Childhood Stunting, Wasting and Obesity in Indonesia: Evidence from the Indonesian Family Life Survey

Rhema Vaithianathan, Auckland University of Technology, Singapore Management University Nan Jiang, Auckland University of Technology

February 2016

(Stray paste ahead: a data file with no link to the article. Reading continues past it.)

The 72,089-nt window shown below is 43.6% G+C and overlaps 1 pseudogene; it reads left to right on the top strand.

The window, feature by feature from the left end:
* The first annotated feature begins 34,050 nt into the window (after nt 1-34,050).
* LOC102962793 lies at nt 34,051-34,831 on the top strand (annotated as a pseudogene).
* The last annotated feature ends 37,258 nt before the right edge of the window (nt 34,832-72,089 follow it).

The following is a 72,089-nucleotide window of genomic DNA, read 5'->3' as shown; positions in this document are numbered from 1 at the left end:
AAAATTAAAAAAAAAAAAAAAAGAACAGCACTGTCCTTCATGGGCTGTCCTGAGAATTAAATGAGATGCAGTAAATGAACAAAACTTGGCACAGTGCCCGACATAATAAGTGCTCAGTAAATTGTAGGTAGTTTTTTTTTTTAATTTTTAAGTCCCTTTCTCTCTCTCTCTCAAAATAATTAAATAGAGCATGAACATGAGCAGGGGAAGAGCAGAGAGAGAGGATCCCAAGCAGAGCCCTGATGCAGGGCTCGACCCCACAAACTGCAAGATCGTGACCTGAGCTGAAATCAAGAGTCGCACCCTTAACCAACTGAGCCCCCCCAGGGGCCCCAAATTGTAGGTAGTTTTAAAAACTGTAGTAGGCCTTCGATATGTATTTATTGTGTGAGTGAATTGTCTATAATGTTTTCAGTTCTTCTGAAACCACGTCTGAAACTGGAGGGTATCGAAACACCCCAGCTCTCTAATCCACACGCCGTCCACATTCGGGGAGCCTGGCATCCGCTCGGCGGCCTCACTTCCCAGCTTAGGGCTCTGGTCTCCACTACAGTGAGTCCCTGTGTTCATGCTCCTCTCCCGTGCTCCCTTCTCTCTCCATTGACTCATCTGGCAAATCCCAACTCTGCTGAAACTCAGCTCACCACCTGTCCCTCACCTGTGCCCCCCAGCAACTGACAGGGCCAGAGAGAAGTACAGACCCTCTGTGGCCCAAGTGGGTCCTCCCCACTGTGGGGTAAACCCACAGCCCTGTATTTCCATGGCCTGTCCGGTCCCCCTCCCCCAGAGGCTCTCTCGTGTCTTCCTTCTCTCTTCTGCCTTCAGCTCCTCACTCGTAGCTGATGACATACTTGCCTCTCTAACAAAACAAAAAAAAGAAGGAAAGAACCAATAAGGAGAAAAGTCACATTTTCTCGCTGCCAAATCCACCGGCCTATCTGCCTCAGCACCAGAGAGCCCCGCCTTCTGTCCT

Abstract: Several studies have reported high prevalence of malnutrition in children under 5 years old in Indonesia (Agho, Kingsley E., et al. 2009; Grantham-McGregor, Sally, et al. 2007). At the same time, Indonesia is experiencing an increase in its rate of obesity. In these environments, policy makers may well be worried that in this sort of environment, strategies aimed at reducing one problem might exacerbate the other. For example, when supplementary feeding is poorly targeted, obesity rates might rise. This paper evaluates the Indonesian Program Makanan Tambahan (PMT) which provided nutritional supplementation to infants and young children and asks whether those children receiving the program experienced higher obesity rates than those who did not.  This program is a good one to look at, because a previous study (Giles and Satriawan, 2015) showed that the PMT had some impact on reducing stunting amongst those children who had higher rates of exposure to the program. We use the same data set, the Indonesian Family Life Survey (IFLS) and the same quasi-experimental methodology to test whether exposure increased overweight (BMIAZ>2). The baseline rates of stunting (HAZ<-3) in children under five in this data was 13%. The rates of overweight were 7.8%. Using our data we first confirmed that the children with higher exposure had lower stunting rates. We further found that treated children and untreated children had the same rates of over-weight. We conclude that the PMT program had no effect on overweight risk but had beneficial effects on reducing stunting.  Using Giles and Satriawan’s estimates of impact, we estimate that if PMT was offered to all Indonesian children, it would remove 864,000 children from severe stunting, and using Hoddintott’s (2013) method, release $1-$5b in GDP through increased productivity of the un-stunted children.